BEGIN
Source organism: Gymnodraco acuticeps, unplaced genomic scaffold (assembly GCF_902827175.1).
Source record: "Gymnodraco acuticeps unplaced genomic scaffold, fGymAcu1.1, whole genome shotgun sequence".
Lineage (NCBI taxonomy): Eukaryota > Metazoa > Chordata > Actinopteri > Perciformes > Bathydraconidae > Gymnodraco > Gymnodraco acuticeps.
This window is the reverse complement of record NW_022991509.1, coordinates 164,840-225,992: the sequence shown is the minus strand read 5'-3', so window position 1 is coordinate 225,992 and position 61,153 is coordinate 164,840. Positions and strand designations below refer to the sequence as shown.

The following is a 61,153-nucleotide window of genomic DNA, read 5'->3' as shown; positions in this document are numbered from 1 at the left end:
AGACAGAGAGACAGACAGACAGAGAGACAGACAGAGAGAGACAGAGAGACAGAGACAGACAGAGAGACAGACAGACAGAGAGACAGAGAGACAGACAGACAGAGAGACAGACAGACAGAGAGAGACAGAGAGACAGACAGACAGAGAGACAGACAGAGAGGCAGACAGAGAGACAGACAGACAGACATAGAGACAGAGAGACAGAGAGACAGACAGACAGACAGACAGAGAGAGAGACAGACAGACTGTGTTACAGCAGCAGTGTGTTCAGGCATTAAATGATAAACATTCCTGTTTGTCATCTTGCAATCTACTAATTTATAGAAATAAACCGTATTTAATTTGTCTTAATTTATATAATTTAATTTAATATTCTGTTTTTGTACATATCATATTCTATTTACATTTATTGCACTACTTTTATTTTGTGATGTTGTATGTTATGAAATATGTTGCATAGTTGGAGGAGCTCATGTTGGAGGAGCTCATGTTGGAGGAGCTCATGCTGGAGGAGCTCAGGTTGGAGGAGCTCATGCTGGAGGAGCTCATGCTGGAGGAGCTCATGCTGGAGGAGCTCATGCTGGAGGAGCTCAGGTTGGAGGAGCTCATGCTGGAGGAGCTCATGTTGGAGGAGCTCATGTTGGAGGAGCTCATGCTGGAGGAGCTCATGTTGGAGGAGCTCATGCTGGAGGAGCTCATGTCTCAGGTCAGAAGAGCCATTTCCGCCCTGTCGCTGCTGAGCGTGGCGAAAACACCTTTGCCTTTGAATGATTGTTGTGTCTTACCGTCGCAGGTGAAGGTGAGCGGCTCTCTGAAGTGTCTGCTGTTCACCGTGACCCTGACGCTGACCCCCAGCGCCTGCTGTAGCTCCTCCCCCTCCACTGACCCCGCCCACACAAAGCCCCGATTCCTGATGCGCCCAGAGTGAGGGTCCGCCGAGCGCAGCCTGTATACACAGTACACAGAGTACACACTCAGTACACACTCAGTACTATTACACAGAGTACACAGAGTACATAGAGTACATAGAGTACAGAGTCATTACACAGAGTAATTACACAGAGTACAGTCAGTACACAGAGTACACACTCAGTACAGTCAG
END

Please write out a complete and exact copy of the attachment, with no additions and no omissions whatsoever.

Source organism: Gymnodraco acuticeps, unplaced genomic scaffold (assembly GCF_902827175.1).
Source record: "Gymnodraco acuticeps unplaced genomic scaffold, fGymAcu1.1, whole genome shotgun sequence".
Lineage (NCBI taxonomy): Eukaryota > Metazoa > Chordata > Actinopteri > Perciformes > Bathydraconidae > Gymnodraco > Gymnodraco acuticeps.
This window is the reverse complement of record NW_022991509.1, coordinates 164,840-225,992: the sequence shown is the minus strand read 5'-3', so window position 1 is coordinate 225,992 and position 61,153 is coordinate 164,840. Positions and strand designations below refer to the sequence as shown.

The following is a 61,153-nucleotide window of genomic DNA, read 5'->3' as shown; positions in this document are numbered from 1 at the left end:
AGACAGAGAGACAGACAGACAGAGAGACAGACAGAGAGAGACAGAGAGACAGAGACAGACAGAGAGACAGACAGACAGAGAGACAGAGAGACAGACAGACAGAGAGACAGACAGACAGAGAGAGACAGAGAGACAGACAGACAGAGAGACAGACAGAGAGGCAGACAGAGAGACAGACAGACAGACATAGAGACAGAGAGACAGAGAGACAGACAGACAGACAGACAGAGAGAGAGACAGACAGACTGTGTTACAGCAGCAGTGTGTTCAGGCATTAAATGATAAACATTCCTGTTTGTCATCTTGCAATCTACTAATTTATAGAAATAAACCGTATTTAATTTGTCTTAATTTATATAATTTAATTTAATATTCTGTTTTTGTACATATCATATTCTATTTACATTTATTGCACTACTTTTATTTTGTGATGTTGTATGTTATGAAATATGTTGCATAGTTGGAGGAGCTCATGTTGGAGGAGCTCATGTTGGAGGAGCTCATGCTGGAGGAGCTCAGGTTGGAGGAGCTCATGCTGGAGGAGCTCATGCTGGAGGAGCTCATGCTGGAGGAGCTCATGCTGGAGGAGCTCAGGTTGGAGGAGCTCATGCTGGAGGAGCTCATGTTGGAGGAGCTCATGTTGGAGGAGCTCATGCTGGAGGAGCTCATGTTGGAGGAGCTCATGCTGGAGGAGCTCATGTCTCAGGTCAGAAGAGCCATTTCCGCCCTGTCGCTGCTGAGCGTGGCGAAAACACCTTTGCCTTTGAATGATTGTTGTGTCTTACCGTCGCAGGTGAAGGTGAGCGGCTCTCTGAAGTGTCTGCTGTTCACCGTGACCCTGACGCTGACCCCCAGCGCCTGCTGTAGCTCCTCCCCCTCCACTGACCCCGCCCACACAAAGCCCCGATTCCTGATGCGCCCAGAGTGAGGGTCCGCCGAGCGCAGCCTGTATACACAGTACACAGAGTACACACTCAGTACACACTCAGTACTATTACACAGAGTACACAGAGTACATAGAGTACATAGAGTACAGAGTCATTACACAGAGTAATTACACAGAGTACAGTCAGTACACAGAGTACACACTCAGTACAGTCAG